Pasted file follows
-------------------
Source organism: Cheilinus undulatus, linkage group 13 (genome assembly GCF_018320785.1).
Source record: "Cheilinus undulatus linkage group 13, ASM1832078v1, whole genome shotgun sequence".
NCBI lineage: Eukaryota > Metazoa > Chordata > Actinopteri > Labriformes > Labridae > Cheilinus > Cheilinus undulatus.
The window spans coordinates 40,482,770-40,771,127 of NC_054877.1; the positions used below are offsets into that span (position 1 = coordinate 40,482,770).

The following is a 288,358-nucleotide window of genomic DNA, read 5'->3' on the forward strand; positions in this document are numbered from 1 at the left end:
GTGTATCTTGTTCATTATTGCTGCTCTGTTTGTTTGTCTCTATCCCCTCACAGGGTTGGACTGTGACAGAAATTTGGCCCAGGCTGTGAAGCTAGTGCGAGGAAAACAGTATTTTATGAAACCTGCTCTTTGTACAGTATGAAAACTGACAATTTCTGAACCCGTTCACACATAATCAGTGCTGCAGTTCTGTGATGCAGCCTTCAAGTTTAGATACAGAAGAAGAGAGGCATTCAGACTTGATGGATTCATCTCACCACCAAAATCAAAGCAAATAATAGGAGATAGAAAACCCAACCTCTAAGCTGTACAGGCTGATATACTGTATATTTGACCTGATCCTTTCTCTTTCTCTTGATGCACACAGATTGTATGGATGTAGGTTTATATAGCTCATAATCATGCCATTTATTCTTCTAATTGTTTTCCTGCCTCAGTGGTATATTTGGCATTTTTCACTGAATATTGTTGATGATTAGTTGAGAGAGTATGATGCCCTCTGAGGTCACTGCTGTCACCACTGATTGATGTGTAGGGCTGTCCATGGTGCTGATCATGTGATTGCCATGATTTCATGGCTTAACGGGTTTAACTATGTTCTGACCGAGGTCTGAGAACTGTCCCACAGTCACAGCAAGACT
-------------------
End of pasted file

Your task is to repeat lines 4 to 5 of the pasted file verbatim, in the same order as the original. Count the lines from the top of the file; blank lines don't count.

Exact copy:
The window spans coordinates 40,482,770-40,771,127 of NC_054877.1; the positions used below are offsets into that span (position 1 = coordinate 40,482,770).

The following is a 288,358-nucleotide window of genomic DNA, read 5'->3' on the forward strand; positions in this document are numbered from 1 at the left end: